Bringing new life into the world is a special and sacred time for any family, and the moment you walk your new baby through the doors of your home you will want to ensure that you are making the indoor space as safe as possible – including the indoor air quality. When it comes to cleaning the air inside of your home as clean as possible, it may be an easier said than done. There are a multitude of pollutant sources harbored within a home, which can include building materials, cleaning products, and furniture, flooring and other new items that are used to renovate a room in the home. As these items are introduced into the environment it can slowly produce pollutants in the air that will have an impact on the overall indoor air quality.

Typically, when a new baby comes home, they will have a newly renovated room ready for them with new furniture like a crib, dresser, rocking chair, a new fresh coat of paint, and even new carpeting flooring that has been laid in the room. Unfortunately, many of these decorative items in your baby nursery can contribute to poor indoor air quality which is not an environmental condition that you will want to expose your newborn child to especially in your home.

In this article we are going to learn more about the benefits of having an air purifier in your baby nursery, the difference between an air purifier and a humidifier in an indoor environment, and what is the safest air purifier to use in your baby’s room.

Do I Need an Air Purifier for My Baby?

Every year there is a new must-have item that should be placed in your baby’s nursery – such as innovative new diaper pails, wipe warmers, and now the new fad is the use and integration of quality air purifiers in this sacred indoor environment. Indoor air quality has become an increasing concern over the last few years, with the Environmental Protection Agency (EPA) finding that the levels of indoor air pollutants are nearly two to five times – and occasionally more than 100 times – higher than outdoor pollutant levels. These increasing levels of airborne pollution indoors has been attributed to the vast number of new items and chemicals that are used in the home and other indoor environments. Glues, resins, and other chemical compounds are being used more and more in furniture construction, flooring, and even in cleaning products which are all factors of air pollution in a home, and eventually into a nursery.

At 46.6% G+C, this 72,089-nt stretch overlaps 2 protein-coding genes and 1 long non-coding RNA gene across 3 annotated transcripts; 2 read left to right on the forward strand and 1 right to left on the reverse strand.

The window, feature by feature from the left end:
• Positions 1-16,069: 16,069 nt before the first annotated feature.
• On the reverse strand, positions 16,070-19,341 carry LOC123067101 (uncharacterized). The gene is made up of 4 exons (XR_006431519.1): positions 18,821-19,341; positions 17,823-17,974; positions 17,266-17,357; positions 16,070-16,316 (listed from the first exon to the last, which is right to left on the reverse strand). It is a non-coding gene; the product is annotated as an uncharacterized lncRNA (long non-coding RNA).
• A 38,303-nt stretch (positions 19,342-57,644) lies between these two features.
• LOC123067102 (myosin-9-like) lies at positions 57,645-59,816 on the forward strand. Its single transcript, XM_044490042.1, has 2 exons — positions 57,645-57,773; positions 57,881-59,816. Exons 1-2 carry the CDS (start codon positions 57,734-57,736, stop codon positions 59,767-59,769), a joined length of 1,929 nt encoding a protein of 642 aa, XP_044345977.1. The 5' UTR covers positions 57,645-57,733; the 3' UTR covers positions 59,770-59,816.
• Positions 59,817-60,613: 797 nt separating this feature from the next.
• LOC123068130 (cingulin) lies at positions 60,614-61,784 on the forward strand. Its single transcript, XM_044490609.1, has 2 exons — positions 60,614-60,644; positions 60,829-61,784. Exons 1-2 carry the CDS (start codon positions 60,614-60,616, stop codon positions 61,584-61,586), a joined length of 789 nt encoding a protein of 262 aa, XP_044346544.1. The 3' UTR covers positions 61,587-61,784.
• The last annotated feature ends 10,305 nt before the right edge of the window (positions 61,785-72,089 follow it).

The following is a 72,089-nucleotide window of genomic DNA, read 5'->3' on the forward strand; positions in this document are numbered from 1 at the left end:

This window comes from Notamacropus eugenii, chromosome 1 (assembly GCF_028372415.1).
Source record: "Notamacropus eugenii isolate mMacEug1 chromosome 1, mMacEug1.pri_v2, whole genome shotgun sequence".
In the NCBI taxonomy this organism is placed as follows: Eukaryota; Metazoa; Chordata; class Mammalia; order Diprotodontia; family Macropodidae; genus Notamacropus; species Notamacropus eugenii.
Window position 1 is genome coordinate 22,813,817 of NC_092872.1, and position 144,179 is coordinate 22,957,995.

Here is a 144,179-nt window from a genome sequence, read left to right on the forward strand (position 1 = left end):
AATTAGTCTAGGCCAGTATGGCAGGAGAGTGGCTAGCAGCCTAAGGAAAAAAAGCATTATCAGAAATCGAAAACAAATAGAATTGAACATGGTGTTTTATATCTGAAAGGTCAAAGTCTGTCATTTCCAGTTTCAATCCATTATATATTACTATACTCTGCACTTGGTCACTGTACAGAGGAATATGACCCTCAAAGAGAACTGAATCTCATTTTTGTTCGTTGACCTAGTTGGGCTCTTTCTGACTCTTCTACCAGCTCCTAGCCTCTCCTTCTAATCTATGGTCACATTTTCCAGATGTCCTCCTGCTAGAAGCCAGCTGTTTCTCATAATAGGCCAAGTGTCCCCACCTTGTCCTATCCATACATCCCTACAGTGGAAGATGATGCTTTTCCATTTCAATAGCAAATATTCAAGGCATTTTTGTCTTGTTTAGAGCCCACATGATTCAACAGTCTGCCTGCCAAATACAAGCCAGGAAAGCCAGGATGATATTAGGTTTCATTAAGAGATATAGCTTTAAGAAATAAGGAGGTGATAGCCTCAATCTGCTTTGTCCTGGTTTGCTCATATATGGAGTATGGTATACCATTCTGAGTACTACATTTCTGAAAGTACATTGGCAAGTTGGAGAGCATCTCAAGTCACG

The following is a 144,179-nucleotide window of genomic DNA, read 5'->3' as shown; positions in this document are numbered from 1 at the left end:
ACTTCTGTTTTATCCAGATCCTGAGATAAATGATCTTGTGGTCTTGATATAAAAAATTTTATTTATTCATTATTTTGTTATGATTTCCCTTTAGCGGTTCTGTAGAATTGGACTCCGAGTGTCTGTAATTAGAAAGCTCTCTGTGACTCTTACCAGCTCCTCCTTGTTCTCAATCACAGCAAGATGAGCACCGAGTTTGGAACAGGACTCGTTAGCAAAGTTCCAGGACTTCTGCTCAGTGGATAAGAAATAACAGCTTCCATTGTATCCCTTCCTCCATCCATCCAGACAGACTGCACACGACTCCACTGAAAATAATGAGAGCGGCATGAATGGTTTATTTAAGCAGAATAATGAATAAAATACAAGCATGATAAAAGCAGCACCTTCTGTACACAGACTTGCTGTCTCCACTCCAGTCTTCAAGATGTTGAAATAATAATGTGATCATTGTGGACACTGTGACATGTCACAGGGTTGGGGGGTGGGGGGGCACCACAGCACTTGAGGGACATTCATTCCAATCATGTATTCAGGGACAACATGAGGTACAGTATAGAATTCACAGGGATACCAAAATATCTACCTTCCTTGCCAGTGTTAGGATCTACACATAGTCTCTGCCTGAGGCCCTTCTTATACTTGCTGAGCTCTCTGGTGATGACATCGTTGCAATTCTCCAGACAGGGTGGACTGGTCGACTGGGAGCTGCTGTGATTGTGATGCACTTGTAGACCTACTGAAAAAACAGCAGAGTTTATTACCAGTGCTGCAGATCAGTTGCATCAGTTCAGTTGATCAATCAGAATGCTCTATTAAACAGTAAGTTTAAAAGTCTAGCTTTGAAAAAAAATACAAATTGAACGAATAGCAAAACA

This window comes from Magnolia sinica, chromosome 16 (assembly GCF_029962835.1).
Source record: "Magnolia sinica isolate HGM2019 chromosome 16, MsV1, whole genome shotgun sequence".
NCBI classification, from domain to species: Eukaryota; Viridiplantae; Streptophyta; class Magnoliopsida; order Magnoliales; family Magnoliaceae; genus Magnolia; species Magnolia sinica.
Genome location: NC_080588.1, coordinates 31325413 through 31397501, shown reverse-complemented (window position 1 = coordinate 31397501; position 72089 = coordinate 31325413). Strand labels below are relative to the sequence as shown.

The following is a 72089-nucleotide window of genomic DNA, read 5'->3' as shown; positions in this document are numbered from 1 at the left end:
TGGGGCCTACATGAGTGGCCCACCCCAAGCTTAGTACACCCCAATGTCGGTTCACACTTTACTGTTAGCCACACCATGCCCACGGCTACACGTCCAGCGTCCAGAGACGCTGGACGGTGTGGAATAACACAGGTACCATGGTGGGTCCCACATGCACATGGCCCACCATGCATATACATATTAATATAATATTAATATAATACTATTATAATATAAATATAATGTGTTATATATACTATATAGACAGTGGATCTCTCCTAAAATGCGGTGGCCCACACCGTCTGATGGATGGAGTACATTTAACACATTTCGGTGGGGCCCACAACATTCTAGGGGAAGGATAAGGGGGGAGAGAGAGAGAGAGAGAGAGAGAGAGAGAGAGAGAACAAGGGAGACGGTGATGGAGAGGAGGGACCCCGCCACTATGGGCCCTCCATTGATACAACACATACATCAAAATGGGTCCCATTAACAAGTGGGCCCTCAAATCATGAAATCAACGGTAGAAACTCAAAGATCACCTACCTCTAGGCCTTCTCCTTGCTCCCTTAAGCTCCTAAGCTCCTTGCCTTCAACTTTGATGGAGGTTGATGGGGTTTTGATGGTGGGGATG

So, the question is, “do you need an air purifier for your baby?” and the answer is that it depends. Some homes may face problems when it comes to the mitigation of airborne pollutants such as tight home designs with little ventilation, lack of airflow, and even the introduction of new furniture and other products in the indoor space. If you want to have an extra layer of protection for your indoor air to shield your baby from various pollutant threats than it can be a potential resource to have an air purifier running 24/7 in your baby’s nursery.

What is Better for Baby Humidifier or Purifier

Have you been contemplating on whether or not you should utilize an air purifier or a humidifier in your indoor environment for your baby? Both of these indoor air devices will work in a specific way when used in your personal indoor environment, and thus it is important to understand how each of these air devices work and which is best to integrate into your baby’s environment. An air purifier serves a different purpose than a humidifier as it pertains to cleaning the air of indoor pollutants. Whereas a humidifier works solely to control the humidity levels within a room or indoor space.

Air purifiers are used in a home to remove a variety of airborne contaminants from the indoor air, as it works to trap and remove dust particles, bacteria, allergens, mold spores, pet dander, smoke odors, and other harmful chemical pollutants. As the air purifier runs continuously in your home or baby nursery, the air purification device will suck in the air and run it through the various filtration steps used in the specific air purifier. Among one of the most popular types of filters that have been integrated into the many air purifiers on the market is the HEPA filter, a filter that is capable of capturing tiny particles down to 0.3 microns from the air. Along with HEPA filtration, the use of other filters such as carbon, ionizers, ozone, UV lights, and other revolutionary technologies can also be placed in the purification system to accomplish a thorough, effective cleaning of the air.

 

A humidifier, on the other hand, is specifically used indoors to add moisture back into the air. The humidifier device will work by pumping water vapor into the room that may be a visible vapor in the air or not visible. Unlike an air purifier, a humidifier is not running continuously, as water must be added to the reservoir for the humidifier to work in the environment. This type of air device will usually be used in dry areas because it will work to add moisture back into the air and help relieve dry skin, throat irritation, sinus issues, nosebleeds, and breathing problems according to Home Air Guides.

Benefits of an Air Purifier for Baby